On Saturday, Turkish president Recep Tayyip Erdogan warned the US that it could lose a “strategic partner,” declaring a rally: “We only bow before God. It is wrong to try to punish Turkey for a priest who is here. I am addressing the US once again: it is a pity that you chose a pastor over your strategic partner in NATO. We will only do what justice demands.”
The Turkish president was referring to American pastor Andrew Brunson, who is accused of ties to Erdogan’s arch-nemesis, Muslim cleric Fetullah Gulen, who lives in exile in Pennsylvania, and whose extradition the Turks have been demanding on the grounds that he organized the 2016 coup attempt against the Erdogan regime. Brunson is facing 20 years in prison, where he would remain until the US surrenders Gulen.
The Turkish lira on Friday hit a record low following President Donald Trump’s announcement he was doubling US tariffs on Turkish metals. The currency is currently down 13.5% against the US dollar, after a brief 20% fall, resulting from a Trump tweet that declared, “Aluminum will now be 20% and Steel 50%,” and concluded: “Our relations with Turkey are not good at this time!”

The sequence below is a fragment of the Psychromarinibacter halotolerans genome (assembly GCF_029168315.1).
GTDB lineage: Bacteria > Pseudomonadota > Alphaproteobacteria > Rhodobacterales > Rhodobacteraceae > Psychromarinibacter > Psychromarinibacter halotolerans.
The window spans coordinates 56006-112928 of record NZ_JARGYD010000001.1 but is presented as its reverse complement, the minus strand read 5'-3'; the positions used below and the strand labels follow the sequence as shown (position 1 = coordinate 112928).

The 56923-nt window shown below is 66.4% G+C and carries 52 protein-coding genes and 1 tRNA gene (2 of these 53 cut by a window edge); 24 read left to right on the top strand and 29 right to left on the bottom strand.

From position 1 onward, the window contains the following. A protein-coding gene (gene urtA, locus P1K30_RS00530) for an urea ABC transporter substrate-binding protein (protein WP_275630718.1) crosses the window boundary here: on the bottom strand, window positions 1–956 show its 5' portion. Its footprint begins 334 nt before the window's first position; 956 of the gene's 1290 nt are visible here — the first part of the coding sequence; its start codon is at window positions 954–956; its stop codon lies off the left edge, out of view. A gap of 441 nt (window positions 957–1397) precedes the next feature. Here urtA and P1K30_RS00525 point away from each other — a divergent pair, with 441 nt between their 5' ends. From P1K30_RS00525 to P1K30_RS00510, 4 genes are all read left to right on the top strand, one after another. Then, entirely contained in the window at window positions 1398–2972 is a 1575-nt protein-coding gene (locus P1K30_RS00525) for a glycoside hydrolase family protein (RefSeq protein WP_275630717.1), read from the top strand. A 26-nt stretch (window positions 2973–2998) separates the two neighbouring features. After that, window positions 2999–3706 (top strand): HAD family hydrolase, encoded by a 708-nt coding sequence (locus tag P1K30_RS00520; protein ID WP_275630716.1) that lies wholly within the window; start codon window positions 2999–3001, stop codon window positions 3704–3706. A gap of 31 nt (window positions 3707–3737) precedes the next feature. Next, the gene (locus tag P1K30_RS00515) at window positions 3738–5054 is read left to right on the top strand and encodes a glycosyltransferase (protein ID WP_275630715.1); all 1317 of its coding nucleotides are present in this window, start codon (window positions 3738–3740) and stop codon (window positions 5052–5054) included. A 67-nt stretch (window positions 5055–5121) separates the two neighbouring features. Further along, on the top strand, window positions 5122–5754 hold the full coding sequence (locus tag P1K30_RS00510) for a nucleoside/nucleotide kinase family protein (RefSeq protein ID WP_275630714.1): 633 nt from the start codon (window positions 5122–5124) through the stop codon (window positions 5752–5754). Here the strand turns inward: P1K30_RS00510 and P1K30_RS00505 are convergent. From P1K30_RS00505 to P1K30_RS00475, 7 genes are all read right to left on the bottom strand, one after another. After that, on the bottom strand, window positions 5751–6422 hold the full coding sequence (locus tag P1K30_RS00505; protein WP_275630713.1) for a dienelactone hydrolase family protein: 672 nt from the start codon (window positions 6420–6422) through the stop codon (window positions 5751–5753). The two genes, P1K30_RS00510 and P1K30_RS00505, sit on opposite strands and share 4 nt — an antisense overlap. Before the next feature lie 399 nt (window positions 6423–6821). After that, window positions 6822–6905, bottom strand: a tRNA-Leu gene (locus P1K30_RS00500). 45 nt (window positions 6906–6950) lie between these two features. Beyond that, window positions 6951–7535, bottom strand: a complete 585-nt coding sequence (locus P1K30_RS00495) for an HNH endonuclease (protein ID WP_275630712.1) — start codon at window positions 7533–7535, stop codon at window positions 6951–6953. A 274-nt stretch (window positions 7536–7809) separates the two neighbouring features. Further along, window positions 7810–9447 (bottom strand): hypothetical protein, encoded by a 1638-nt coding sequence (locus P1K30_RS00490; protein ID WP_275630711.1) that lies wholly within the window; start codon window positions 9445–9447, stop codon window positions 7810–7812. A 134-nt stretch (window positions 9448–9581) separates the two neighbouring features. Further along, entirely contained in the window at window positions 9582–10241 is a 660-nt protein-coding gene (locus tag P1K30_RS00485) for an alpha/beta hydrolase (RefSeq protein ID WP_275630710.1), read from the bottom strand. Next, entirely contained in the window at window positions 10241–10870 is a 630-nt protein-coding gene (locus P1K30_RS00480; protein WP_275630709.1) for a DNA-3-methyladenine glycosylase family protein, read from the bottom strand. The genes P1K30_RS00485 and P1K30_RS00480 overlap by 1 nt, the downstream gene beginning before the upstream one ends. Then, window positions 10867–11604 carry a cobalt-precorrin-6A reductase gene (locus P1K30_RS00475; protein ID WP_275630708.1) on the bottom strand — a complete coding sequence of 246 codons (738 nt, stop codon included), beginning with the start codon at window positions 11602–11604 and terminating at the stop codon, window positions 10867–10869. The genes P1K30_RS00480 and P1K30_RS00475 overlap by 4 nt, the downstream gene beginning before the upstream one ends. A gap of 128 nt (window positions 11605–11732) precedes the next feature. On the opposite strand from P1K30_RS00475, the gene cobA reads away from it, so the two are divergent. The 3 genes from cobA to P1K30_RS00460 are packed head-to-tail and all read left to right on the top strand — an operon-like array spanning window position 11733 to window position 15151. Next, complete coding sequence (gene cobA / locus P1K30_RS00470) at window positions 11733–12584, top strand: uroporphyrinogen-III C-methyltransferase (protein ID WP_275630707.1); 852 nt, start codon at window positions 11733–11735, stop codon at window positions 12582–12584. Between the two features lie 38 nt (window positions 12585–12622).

President Erdogan urged his people in a counter-tweet: “Change the euros, the dollars and the gold that you are keeping beneath your pillows into lira at our banks. This is a domestic and national struggle.”
Erdogan is also upset at the protection US coalition forces are providing the Kurds in Syria, against the invading Turkish army. He threatened the US with an “Ottoman slap” if they continue to stand in the way of the Turkish incursion into northwest Syria.
Turkey has already retaliated by making its commitment to its NATO membership ambiguous. In December it announced its plans to purchase $2 billion of Russian S-400 surface-to-air missiles, which are incompatible with NATO systems. The Turks have also restricted American use of the Incirlik Air Base. In response to Turkey’s tightening embrace of Russia, Congress slapped a hold on delivery of F-35s to the Turkish air force, for fear that the Russians would be invited to examine the world’s most advanced stealth warplane.